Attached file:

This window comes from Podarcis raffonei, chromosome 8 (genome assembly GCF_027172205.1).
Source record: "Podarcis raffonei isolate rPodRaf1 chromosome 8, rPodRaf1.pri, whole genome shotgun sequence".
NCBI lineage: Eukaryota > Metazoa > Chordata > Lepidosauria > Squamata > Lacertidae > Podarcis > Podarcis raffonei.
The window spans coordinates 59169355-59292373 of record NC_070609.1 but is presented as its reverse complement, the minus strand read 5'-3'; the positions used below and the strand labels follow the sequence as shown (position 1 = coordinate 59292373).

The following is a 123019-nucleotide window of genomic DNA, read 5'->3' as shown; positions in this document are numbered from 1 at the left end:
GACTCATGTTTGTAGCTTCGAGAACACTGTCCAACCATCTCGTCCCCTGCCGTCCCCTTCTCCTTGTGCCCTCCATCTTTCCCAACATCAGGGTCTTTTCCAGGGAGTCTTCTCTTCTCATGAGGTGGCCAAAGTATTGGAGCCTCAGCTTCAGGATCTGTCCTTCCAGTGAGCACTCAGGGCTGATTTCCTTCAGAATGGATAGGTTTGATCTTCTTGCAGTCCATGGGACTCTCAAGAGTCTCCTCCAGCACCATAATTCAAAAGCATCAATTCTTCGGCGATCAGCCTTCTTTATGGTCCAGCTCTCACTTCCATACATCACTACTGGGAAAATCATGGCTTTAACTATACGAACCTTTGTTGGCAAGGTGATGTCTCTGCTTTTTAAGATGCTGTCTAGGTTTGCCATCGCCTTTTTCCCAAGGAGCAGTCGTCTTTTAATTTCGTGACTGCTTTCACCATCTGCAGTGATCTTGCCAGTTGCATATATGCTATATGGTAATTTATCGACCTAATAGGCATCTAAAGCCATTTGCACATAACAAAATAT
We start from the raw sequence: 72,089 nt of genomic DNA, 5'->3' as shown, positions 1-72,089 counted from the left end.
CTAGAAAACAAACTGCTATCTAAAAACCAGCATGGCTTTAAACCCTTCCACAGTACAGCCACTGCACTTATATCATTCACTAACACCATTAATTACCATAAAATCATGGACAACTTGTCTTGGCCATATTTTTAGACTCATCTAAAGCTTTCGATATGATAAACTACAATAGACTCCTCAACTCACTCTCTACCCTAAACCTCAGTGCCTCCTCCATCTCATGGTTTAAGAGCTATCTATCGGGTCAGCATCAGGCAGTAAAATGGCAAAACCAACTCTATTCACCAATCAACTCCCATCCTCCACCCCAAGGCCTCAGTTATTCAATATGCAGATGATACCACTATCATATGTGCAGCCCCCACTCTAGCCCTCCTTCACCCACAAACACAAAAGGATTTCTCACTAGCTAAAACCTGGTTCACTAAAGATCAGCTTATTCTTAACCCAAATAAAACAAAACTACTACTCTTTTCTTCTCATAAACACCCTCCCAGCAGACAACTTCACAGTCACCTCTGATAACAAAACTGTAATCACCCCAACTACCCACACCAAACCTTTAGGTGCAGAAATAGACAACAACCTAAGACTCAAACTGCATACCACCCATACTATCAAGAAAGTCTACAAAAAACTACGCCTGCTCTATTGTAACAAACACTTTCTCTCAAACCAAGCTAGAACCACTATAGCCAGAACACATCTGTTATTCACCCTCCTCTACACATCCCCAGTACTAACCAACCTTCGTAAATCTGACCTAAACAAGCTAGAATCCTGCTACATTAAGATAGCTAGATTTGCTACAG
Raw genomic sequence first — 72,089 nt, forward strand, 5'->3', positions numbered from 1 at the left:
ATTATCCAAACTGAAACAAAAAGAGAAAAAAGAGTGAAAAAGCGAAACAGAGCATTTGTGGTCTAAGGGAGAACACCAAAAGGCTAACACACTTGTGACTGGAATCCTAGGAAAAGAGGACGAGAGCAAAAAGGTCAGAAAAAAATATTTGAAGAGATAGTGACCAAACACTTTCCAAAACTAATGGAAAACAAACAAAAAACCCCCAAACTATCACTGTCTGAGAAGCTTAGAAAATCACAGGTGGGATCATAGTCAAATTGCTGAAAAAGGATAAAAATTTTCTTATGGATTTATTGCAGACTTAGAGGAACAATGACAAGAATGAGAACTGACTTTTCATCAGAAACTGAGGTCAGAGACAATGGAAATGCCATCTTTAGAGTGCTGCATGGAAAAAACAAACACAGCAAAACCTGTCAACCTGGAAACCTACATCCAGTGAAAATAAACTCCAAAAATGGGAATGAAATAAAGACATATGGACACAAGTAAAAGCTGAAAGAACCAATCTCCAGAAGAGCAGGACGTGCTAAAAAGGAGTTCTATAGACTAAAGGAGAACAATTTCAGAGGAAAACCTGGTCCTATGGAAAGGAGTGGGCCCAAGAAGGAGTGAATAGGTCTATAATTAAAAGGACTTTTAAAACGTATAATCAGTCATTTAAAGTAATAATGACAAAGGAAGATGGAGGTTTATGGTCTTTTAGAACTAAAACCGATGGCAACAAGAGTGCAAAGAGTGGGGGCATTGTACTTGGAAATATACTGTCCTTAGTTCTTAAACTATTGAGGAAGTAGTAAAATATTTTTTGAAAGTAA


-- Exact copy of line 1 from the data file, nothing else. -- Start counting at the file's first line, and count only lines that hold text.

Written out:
This window comes from Podarcis raffonei, chromosome 8 (genome assembly GCF_027172205.1).